Horsfield's tortoises, or Russian tortoises, are native to parts of the Middle East such as Afghanistan, Iran and Pakistan. Because of the dry, arid climate and the harsh winters in these areas, Horsfield's tortoises hibernate for about nine months out of the year. In the wild, Horsfield's tortoises only consume plants. There are a variety of different foods that they can be fed in captivity.
In the wild, Horsfield's tortoises are strictly vegetarians. They feed mostly on grasses, leaves, stems, fruits and flowers found in their natural habitat. The Horsfield's tortoise gets most of its moisture from the plants it eats, though it does occasionally drink water from puddles or streams after a rainfall.
Leaves and Flowers
In captivity, Horsfield's tortoises prefer to eat leaves such as mulberry leaves, flowers such as hibiscus, and weeds such as dandelion. In captivity, many Horsfield's tortoises eat hay. Often, the hay is mixed in with other vegetation to provide variety in their diet.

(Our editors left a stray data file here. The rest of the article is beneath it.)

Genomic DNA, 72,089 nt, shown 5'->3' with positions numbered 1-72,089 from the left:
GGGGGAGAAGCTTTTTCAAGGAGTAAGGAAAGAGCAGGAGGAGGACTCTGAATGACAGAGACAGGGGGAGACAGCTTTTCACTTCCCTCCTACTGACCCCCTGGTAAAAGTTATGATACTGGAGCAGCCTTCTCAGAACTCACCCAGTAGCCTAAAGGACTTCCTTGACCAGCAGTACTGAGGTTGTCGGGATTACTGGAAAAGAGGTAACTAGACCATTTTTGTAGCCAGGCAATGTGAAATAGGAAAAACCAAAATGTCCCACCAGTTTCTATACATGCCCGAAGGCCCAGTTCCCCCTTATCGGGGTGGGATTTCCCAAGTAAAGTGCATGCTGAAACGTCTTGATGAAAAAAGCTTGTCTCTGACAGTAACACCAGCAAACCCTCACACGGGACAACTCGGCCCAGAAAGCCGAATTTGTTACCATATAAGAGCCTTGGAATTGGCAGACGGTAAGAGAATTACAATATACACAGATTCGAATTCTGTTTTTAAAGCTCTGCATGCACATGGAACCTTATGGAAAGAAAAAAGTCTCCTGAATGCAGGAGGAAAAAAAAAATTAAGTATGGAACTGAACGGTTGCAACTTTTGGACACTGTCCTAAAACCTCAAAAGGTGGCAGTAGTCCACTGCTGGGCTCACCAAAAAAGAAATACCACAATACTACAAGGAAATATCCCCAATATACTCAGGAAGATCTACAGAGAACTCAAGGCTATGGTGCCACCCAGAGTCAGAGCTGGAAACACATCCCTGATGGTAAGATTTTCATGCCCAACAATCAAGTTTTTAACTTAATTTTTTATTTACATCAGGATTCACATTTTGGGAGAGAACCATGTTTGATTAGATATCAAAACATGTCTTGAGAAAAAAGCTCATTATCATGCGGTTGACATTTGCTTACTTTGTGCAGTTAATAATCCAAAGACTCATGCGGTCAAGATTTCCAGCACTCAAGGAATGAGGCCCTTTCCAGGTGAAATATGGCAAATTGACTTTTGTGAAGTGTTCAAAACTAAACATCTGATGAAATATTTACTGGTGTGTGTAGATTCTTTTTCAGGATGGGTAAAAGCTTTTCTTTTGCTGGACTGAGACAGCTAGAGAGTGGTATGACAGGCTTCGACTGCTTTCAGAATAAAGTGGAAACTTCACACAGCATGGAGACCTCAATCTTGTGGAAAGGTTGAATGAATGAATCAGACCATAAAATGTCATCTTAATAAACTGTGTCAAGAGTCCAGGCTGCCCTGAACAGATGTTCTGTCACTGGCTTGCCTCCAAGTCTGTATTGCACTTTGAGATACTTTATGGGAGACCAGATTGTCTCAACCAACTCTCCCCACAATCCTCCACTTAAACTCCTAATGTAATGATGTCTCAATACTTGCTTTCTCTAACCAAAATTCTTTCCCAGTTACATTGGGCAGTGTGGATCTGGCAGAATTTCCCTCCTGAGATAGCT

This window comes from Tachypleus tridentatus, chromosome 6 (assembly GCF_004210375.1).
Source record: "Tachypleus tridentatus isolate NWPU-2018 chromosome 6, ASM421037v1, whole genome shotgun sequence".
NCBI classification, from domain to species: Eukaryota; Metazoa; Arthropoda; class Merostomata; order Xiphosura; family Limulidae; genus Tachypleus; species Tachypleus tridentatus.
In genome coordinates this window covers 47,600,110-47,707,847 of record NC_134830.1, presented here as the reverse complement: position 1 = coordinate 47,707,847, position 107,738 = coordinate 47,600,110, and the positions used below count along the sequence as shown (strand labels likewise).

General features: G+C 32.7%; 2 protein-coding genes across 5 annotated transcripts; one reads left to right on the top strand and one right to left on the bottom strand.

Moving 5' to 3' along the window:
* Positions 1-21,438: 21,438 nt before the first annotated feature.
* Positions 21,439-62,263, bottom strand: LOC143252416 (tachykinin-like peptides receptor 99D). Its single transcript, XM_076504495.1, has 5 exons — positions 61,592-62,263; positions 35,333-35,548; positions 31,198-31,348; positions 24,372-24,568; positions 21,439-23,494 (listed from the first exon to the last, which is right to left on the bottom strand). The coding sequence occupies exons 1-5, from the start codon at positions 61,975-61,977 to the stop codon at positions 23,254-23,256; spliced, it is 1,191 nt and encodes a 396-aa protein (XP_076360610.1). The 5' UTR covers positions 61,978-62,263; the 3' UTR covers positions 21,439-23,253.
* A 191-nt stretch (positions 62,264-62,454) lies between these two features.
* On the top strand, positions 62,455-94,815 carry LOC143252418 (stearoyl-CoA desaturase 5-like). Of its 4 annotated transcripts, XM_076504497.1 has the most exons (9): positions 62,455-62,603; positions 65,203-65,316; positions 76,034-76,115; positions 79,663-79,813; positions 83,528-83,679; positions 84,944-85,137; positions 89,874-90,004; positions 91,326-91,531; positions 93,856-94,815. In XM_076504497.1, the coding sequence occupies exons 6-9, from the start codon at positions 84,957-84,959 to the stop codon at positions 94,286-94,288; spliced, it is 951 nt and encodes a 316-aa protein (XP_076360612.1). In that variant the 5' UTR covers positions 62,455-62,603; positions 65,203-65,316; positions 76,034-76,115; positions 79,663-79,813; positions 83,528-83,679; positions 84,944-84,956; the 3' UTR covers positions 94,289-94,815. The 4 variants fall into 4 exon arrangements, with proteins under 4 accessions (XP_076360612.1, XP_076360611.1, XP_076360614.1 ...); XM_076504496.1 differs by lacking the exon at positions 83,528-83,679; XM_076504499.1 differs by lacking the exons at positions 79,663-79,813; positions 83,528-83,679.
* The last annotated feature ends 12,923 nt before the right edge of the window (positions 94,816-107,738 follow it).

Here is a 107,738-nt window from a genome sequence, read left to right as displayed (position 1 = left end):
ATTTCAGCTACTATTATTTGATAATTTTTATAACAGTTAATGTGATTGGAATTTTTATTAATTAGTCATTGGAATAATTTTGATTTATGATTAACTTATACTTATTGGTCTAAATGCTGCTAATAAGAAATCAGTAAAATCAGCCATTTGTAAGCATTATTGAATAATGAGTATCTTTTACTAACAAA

Vegetables and Fruits
Horsfield's tortoises can be fed many different kinds of vegetables including squash, carrots and bell peppers. They will also eat fruits like bananas, strawberries and figs. While fruits and vegetables can be an important part of a captive Horsfield's tortoise's diet, the majority of their food should be greens, leaves and flowers.
Feeding a Horsfield's tortoise a variety of greens is a good way to keep his diet healthy. Horsfield's tortoises will eat cabbage, kale, turnip greens, mustard greens, endive, romaine lettuce and collard greens.
In their natural habitat, Horsfield's tortoises hibernate much of the year and are active for only a few months. Because of this, they are conditioned to eat lots of food in a relatively short period of time in order to store up for the winter months. When kept in captivity, Horsfield's tortoises do not hibernate and overeating can become a problem. It is important that their meals are portioned and that they get plenty of exercise to avoid this.